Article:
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Abstract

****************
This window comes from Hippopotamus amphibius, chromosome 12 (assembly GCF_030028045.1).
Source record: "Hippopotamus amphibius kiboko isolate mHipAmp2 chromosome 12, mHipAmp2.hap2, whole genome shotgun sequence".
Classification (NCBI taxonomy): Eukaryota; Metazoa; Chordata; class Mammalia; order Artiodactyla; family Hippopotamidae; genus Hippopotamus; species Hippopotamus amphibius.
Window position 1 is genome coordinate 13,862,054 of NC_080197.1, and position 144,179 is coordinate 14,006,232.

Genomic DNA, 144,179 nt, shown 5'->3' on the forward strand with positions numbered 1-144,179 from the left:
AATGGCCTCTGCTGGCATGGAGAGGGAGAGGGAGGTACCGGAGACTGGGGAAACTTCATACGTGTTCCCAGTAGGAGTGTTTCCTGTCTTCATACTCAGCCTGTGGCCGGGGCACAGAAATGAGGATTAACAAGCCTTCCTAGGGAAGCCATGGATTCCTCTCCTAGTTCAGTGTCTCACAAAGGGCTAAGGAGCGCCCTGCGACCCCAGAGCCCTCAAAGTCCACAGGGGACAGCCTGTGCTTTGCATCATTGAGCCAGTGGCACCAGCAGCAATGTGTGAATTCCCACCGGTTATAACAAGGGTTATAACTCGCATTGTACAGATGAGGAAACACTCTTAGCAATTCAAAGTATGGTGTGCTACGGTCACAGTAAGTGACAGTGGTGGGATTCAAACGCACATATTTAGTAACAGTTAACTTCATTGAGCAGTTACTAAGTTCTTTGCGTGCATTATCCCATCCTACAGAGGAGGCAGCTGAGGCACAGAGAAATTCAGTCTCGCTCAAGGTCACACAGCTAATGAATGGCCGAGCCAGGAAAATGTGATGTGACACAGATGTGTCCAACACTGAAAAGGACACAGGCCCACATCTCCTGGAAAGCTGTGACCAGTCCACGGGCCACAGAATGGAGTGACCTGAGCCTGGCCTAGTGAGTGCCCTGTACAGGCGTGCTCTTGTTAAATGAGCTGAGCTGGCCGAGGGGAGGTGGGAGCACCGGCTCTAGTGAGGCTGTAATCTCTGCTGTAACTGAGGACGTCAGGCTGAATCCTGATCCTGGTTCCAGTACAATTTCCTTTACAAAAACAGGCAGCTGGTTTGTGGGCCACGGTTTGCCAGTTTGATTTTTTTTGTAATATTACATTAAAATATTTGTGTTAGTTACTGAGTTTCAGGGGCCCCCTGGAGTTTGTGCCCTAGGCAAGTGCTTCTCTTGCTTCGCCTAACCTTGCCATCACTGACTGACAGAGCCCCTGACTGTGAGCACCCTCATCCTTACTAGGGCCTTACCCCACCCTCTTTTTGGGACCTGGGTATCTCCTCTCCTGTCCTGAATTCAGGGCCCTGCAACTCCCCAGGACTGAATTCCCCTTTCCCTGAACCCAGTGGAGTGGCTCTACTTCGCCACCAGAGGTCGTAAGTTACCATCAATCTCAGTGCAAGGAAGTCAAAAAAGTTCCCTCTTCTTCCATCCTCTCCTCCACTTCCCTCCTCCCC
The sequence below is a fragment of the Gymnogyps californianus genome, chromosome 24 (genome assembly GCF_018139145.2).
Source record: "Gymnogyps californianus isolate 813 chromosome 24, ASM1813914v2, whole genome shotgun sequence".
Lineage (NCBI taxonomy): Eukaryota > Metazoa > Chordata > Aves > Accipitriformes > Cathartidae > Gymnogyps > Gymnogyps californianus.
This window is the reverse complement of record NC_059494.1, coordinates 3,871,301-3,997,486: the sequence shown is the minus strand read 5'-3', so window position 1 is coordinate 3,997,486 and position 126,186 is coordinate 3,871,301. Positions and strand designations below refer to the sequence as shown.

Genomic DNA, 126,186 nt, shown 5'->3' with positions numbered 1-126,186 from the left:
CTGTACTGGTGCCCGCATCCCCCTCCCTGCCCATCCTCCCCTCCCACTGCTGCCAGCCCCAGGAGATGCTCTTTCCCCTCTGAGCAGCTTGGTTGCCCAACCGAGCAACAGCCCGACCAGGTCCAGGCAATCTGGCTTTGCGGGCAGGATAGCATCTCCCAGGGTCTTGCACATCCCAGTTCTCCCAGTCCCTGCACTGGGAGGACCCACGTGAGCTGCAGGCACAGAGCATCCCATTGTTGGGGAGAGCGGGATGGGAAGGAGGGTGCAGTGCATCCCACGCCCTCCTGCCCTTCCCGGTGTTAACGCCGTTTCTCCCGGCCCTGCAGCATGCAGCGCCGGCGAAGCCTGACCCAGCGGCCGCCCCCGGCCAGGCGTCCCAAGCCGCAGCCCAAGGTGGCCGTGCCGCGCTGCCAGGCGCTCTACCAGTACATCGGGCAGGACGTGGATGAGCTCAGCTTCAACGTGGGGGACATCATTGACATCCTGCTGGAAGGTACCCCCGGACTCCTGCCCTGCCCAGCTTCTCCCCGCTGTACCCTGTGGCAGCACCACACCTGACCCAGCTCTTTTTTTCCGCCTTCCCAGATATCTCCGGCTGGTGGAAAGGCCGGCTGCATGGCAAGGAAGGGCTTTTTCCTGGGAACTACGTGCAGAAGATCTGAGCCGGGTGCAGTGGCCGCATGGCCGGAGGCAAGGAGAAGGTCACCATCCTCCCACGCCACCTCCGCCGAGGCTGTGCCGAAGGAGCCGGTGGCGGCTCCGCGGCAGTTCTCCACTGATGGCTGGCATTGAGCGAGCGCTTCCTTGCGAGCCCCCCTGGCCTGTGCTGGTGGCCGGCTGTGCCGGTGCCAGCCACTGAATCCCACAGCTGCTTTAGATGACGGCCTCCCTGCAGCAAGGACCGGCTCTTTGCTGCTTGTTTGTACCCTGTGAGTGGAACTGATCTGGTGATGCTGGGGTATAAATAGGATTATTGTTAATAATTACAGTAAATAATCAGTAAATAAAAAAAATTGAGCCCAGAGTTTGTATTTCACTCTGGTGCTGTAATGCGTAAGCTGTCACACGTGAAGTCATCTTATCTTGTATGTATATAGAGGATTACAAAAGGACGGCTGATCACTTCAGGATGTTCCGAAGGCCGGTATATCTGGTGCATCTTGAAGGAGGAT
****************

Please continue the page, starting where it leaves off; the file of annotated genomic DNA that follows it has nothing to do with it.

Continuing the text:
This paper has two parts. In the first part, I articulate the short but significant evolution of the study of fractals. In the second part, I discuss the application of fractals to business models and business analytics. "Clouds are not spheres, mountains are not cones, coastlines are not circles, and bark is not smooth, nor does lightning travel in a straight line"(Mandelbrot, 1982, pg. 1). Thus began the study of fractals on a large scale. Fractals in their most common sense are nothing but interesting images. To scientists, however, they represent a fairly untrodden field in mathematics. Until the 1970s, fractals had been identified but not studied due to the lack of adequate technology. With the invention of the computer, however, fractals have been gaining increasing popularity among everyone from artists to businesspeople.

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